The increase in cash provided by financing activities during fiscal 2017, as compared to fiscal 2016, was primarily due to an increase in net debt proceeds of $9.9 billion received from the issuance of senior unsecured notes, financing commitments entered into in connection with the Acquisition, consisting of a 90-day Bridge Credit Agreement and a term loan agreement, and a decrease in stock repurchases of $323.5 million due to the temporary suspension of our share repurchase program in connection with the Acquisition. These decreases were partially offset by payments of $5.1 billion related to financing commitments entered into in connection with the Acquisition consisting of repayments of $550.0 million of principal on the 3-year unsecured term loan, repayments of $400.0 million of principal on the 5-year unsecured term loan, and repayment of the $4.1 billion of outstanding loans under the Bridge Credit Agreement.The decrease in cash used for financing activities during fiscal 2016 as compared to fiscal 2015 was primarily due to net proceeds of $1.2 billion received from the issuance of the 2025 Notes and 2045 Notes, partially offset by $378.2 million of payments for the redemption of our 2016 Notes, an increase in stock repurchases of $143.1 million, a decrease in proceeds from the sale of shares of common stock pursuant to employee equity incentive plans of $61.1 million, payments of $33.4 million related to derivative instruments, payments of $26.6 million in deferred financing fees related to the acquisition of Linear and an increase in dividend payments to shareholders of $22.1 million.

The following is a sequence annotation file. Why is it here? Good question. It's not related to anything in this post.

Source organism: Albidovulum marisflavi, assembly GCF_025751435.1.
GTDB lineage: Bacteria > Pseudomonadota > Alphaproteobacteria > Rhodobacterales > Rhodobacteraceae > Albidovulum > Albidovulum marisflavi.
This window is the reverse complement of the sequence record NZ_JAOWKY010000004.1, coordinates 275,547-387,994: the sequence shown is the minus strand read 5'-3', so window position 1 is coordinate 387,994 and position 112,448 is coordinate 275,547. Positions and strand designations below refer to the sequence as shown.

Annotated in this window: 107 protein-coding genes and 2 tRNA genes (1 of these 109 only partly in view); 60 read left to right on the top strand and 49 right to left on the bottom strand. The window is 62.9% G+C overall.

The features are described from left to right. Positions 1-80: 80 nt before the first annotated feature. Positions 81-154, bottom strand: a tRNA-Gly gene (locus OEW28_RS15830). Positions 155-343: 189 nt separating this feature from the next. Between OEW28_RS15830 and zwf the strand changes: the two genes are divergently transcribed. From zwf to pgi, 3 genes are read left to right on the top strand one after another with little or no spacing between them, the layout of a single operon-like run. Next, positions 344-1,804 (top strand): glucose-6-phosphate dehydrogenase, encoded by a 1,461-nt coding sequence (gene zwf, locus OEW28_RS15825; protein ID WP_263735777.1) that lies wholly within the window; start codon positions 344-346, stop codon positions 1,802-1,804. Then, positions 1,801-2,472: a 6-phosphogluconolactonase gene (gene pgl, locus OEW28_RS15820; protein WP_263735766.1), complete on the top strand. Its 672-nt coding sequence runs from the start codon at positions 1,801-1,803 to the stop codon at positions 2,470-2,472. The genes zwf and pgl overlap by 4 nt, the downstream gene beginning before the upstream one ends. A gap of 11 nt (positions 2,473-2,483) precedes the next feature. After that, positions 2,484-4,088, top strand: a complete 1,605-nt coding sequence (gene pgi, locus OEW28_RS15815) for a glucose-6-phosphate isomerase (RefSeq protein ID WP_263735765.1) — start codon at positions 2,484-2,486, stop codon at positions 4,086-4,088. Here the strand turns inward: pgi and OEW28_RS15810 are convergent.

Working Capital
 
Fiscal Year
 
 
 
 
2017
 
2016
 
$ Change
% Change
Accounts Receivable, net
$
688,953

 
$
477,609

 
$
211,344

44
%
Days Sales Outstanding*
43

 
50

 
 
 
Inventory
$
550,816

 
$
376,555

 
$
174,261

46
%
Days Cost of Sales in Inventory*
104

 
121

 
 
 
* We use the average of the current year and prior year ending net accounts receivable and ending inventory balance in our calculation of days sales outstanding and days cost of sales in inventory, respectively. Cost of sales amounts used in the calculation of days cost of sales in inventory for fiscal 2017 include Acquisition accounting adjustments related to the sale of acquired inventory written up to fair value, amortization of developed technology intangible assets acquired and depreciation related to the write up of fixed assets to fair value.